MATTHEWS:  Back to HARDBALL.  And now to the “Sideshow.”  What a Friday night. 

First up, getting the bum‘s rush.  I think Donald Trump has reached a certain new level in politics.  He‘s getting beat up by the comics, even to the point of having his words played with.  Catch this from last night. 


CONAN O‘BRIEN, HOST, “CONAN”:  Donald Trump was on “The Today Show” this morning to talk about running for president.  And a lot of people say that this is all a publicity stunt.  But I‘m going to give Trump some credit.  At least the guy is very honest.  Take a look. 

MEREDITH VIEIRA, CO-HOST, “THE TODAY SHOW”:  The people would look at that and go, the other—they would say, the guy, he has a reality show.



VIEIRA:  I mean, is this the kind of person that‘s—that‘s presidential? 

TRUMP:  No, no, no.  I know this.  I will be a terrible president.  I have never taken it seriously.  If I decide to run, it‘s one of the greatest scams in the history of politics and in history, period. 


TRUMP:  But it‘s pretty sad, because the whole world is looking at us and laughing at us. 


TRUMP:  And, ultimately, we‘re going to destroy our own freedom. 

And, by the way, if I run, I will have pulled one of the great cons in the history of politics. 




MATTHEWS:  Well, you know, when I first began listening to that, I thought, wait a minute, for a nanosecond there, Donald is actually giving it all away. 

Of course, he was having his words manipulated for fun.  And, as I said, he‘s reached a certain level. 

Next up, high and dry.  Several dozen lawmakers actually live in their congressional offices here in Washington.  You know, the visitors go home at night.  The staff calls it quits.  And they hunker down.  They call their wives, eat a little something from McD‘s and watch “Leno,” I guess, all alone in those drafty old congressional marble buildings, a little spooky, I would say.

Anyway, even while those offices remain open if there‘s a shutdown, the House gym will not remain open during a shutdown.  And that‘s not just a fitness problem for these guys.  It‘s a hygiene problem for them, because no showers for the boys who live there at night, a scenario Republican Congressman Jason Chaffetz is now facing. 


UNIDENTIFIED MALE:  Now, a government shutdown might mean the building shower facilities are going to be shut off.  What are you going to do if that happens? 


REP. JASON CHAFFETZ ®, UTAH:  I better figure out where the local YMCA is.  I bet there‘s one pretty close.  I do have a bicycle here.  So, I might be visiting that YMCA. 



Well, let me get this straight.  The guy makes $174,000 a year.  He doesn‘t haven‘t a place to sleep at night, doesn‘t have a car to get there if he did.  Can‘t he find a roommate, get a cheap English basement somewhere on Capitol Hill?  And what‘s he doing with his congressional parking space anyway?  Strange dude.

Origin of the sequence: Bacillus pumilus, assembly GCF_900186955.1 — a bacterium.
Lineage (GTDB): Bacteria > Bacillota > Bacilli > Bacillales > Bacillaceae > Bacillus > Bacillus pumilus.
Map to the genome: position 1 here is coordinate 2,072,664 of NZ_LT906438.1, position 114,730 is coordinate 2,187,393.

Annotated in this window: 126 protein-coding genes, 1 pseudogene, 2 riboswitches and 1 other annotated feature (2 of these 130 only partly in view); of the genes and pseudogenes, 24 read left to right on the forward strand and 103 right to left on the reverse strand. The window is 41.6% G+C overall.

Anyway, now for tonight‘s “Big Number.”

There‘s a lot of doomsday talk about the prospect of a government shutdown here in Washington.  Well, guess what?  It‘s happened before.  How many times?  Seventeen.  Are you going for it?  We‘re going for 18, it looks like, tonight.  We will see.  Seventeen government shutdowns so far, tonight‘s historic “Big Number.” 

Up next, President Obama‘s leadership style is yet again being tested, obviously, by this budget standoff, the government shutdown standoff, if you will.  So far, he‘s tried to appear above the fray.  And I think he‘s done a good job with that.  And while his base may want him to do more in terms of not cutting anything, he‘s making a play for the middle, where all the votes are.  That is ahead.  Let‘s watch how he‘s doing this fight tonight. 

You‘re watching HARDBALL, only on MSNBC.  


SIMON HOBBS, CNBC CORRESPONDENT:  Good evening.  I‘m Simon Hobbs with your CNBC “Market Wrap.”

Modest losses heading into a weekend that could see a government shutdown, the Dow Jones industrials slipping nine points, the S&P 500 down five, the Nasdaq falling 15.  Most of the action today revolving around commodities and currencies.  Gold hit yet another record high, closing above $1,473 announce.  And oil prices hitting new highs as well, closing just under $113 a barrel. 

The main reason for it all, the dollar continues to sink across the board, as Asian and Middle East central banks continue to sell.  In stocks, some big names finished lower ahead of the official start of earning season next week.  Alcoa will kick off on Monday, with J.P. Morgan, Bank of America, and Google reporting later in the week. 

Toyota gained on word that it‘s resuming half-capacity production at its plants in Japan.  And travel site Expedia soared on news it‘s spinning off its TripAdvisor into a separate publicly-traded company. 

That‘s it from CNBC—now back to HARDBALL. 

MATTHEWS:  What—well, we‘re back to HARDBALL.  And it‘s a crazy night.

President Obama has made numerous appearances this week.  He‘s been all over the place, some unscheduled, some planned, to push for an agreement on this budget deal to avoid a government shutdown.  Although he‘s been visible in the fight this week, he has made it clear that it‘s—he‘s the adult in the room and this is sort of a Washington fight among the Washington types. 

Let‘s watch him do it.